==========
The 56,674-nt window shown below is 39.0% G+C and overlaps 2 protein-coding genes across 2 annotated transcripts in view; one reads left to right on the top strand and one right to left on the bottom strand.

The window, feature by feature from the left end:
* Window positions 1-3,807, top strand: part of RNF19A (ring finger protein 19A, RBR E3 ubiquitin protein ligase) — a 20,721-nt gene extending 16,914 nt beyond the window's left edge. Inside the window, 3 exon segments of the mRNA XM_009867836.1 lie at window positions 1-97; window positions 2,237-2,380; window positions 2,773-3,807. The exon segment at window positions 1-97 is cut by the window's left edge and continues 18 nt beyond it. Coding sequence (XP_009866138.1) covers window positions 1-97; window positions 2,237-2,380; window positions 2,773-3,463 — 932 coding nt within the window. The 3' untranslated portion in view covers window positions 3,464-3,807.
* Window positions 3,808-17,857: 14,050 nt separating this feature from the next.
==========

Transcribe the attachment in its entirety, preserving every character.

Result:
The 56,674-nt window shown below is 39.0% G+C and overlaps 2 protein-coding genes across 2 annotated transcripts in view; one reads left to right on the top strand and one right to left on the bottom strand.

The window, feature by feature from the left end:
* Window positions 1-3,807, top strand: part of RNF19A (ring finger protein 19A, RBR E3 ubiquitin protein ligase) — a 20,721-nt gene extending 16,914 nt beyond the window's left edge. Inside the window, 3 exon segments of the mRNA XM_009867836.1 lie at window positions 1-97; window positions 2,237-2,380; window positions 2,773-3,807. The exon segment at window positions 1-97 is cut by the window's left edge and continues 18 nt beyond it. Coding sequence (XP_009866138.1) covers window positions 1-97; window positions 2,237-2,380; window positions 2,773-3,463 — 932 coding nt within the window. The 3' untranslated portion in view covers window positions 3,464-3,807.
* Window positions 3,808-17,857: 14,050 nt separating this feature from the next.